Dog diabetes: what is it, how can you spot the signs, and how can you manage the disease?

Diabetes can be a daunting prospect for many dog owners, but if managed well, there’s no reason why a diabetic dog can’t live a happy and active life.

Diabetes is the result of excessive levels of glucose (sugar) in the bloodstream. Blood glucose levels are regulated by the production of insulin by the pancreas, so if something goes wrong with this production – or the body can no longer respond to insulin as effectively – diabetes develops.

Dogs of all breeds, genders, and ages can develop diabetes, but there are risk factors that affect some dogs differently.

Some dog breeds – including the Bichon Frise, German Shepherd, Labrador, West Highland White Terrier and Yorkshire Terrier – are predisposed to the disease.

Excess weight is also a risk factor. If your pet is overweight, his or her body will be less able to respond normally to insulin and this will increase the risk of diabetes.

Unspayed females, as well as middle-age or older dogs, are more likely to be affected as well.

Common symptoms of diabetes in dogs include:

  • Excessive thirst and drinking a lot of water
  • Highly lethargic, tired, and less active than normal
  • Weight loss
  • Thin, dry, and dull coat
  • Excessive urinating or having 'accidents' in the home

If you notice these symptoms in your dog, take them to the vet immediately. Early diagnosis is important, especially when insulin resistance is involved, as this exhausts the pancreas.

Dog diabetes is managed by lifelong insulin injections, as well as feeding and weight control. Unfortunately, dog diabetes can’t be cured, but daily insulin injections and regular monitoring of blood glucose levels will allow your dog to continue living a full and active life.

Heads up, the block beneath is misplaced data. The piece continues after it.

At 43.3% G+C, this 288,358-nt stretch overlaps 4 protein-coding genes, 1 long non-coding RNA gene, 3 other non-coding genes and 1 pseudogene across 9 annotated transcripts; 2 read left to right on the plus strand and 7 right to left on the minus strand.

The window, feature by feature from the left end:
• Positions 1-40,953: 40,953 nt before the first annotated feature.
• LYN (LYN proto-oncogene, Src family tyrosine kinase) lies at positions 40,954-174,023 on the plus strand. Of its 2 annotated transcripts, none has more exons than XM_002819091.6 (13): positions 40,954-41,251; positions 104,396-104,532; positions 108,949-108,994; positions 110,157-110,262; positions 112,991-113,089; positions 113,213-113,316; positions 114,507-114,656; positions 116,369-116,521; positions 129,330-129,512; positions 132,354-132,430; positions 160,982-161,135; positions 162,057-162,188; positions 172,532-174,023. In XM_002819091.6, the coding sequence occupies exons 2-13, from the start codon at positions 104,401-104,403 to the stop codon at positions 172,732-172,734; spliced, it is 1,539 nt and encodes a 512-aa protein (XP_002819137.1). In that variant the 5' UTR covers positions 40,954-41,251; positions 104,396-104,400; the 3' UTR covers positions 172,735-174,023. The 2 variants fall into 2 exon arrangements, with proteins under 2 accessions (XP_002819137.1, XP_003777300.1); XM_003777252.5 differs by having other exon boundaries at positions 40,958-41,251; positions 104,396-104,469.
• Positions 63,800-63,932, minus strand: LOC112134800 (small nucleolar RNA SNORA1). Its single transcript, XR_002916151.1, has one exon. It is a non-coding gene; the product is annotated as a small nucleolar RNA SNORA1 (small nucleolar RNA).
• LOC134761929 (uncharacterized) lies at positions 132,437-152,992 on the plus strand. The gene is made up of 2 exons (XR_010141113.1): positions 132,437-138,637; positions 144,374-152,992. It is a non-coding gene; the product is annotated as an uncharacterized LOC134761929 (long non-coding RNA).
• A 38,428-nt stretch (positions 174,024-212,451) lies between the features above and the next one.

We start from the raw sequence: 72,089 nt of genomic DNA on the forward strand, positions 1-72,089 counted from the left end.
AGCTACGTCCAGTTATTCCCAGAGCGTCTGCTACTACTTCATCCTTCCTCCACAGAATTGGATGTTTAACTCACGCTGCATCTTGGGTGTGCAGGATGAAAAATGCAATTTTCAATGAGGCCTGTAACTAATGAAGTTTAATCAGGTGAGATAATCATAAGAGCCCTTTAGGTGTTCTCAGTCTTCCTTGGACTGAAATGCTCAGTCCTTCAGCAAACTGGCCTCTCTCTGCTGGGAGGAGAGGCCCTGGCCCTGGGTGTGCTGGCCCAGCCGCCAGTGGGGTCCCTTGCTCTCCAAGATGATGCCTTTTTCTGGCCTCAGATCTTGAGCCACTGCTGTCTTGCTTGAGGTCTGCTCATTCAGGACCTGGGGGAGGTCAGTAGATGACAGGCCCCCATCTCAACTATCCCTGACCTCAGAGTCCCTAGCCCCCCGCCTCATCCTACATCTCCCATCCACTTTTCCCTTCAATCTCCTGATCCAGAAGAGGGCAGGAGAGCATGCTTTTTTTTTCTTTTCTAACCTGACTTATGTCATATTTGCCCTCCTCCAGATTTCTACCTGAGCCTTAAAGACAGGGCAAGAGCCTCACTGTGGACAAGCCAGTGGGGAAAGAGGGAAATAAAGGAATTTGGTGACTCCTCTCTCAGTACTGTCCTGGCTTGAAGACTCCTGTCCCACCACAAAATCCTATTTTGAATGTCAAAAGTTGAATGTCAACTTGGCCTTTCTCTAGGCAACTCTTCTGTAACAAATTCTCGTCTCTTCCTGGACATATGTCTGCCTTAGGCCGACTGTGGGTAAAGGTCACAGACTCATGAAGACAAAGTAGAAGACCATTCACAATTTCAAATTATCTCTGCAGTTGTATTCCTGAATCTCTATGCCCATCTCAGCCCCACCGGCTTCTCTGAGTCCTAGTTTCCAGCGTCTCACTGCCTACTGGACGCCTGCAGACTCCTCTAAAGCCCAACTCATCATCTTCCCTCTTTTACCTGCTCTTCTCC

Insulin injections need to be administered twice daily at home, 12 hours apart, during your dog’s meal times. Your vet will guide you on how to do it and what dosage your dog will need. Many owners initially feel overwhelmed at the thought of injecting their dog twice daily, but almost all of them master this within a week.

Dogs with diabetes also need to follow a controlled daily diet that will help keep their blood glucose levels steady. A low-carb diet is usually recommended for diabetic dogs. Unfortunately, all treats and titbits are off the table.

Exercise will also need to be strictly controlled as it depletes blood glucose levels. Diabetic dogs require the same amount of exercise every day so their glucose levels don’t fluctuate too much.

Even with well-managed care, it’s common for diabetic dogs to develop cataracts, causing vision impairment and blindness.

Diabetes can also cause increased urinary tract infections in dogs. Excess glucose in urine can encourage bacteria to breed.

If left untreated, diabetes can lead to a state known as diabetic ketoacidosis (DKA) – which is potentially fatal. DKA is caused when the body produces chemicals known as ketones in an attempt to create an alternative fuel source for the cells. Unfortunately, ketones are toxic and cause nausea.

Symptoms of DKA include:

  • Vomiting
  • Diarrhoea
  • Lethargy
  • Loss of appetite
  • Unsteadiness
  • Collapse

If you notice these symptoms, take your dog to the vet immediately. If left untreated, DKA can be fatal.

If blood glucose levels drop too low, usually as a result of too much insulin, your dog can develop hypoglycaemia. This can also be fatal if left untreated, so you need to take action immediately.

Symptoms of hypoglycaemia include:

  • Vomiting
  • Unsteadiness
  • Vacant expression
  • Loss of coordination
  • Trembling

A dog experiencing hypoglycaemia needs to be given sugar to bring its blood glucose levels back up. Rub honey or jam onto its gums and then contact your vet for further treatment. 

Caring for a diabetic dog requires a high level of commitment and strict adherence to a routine. Although well-managed care is hard work, your dog will still be able to live a long and happy life.

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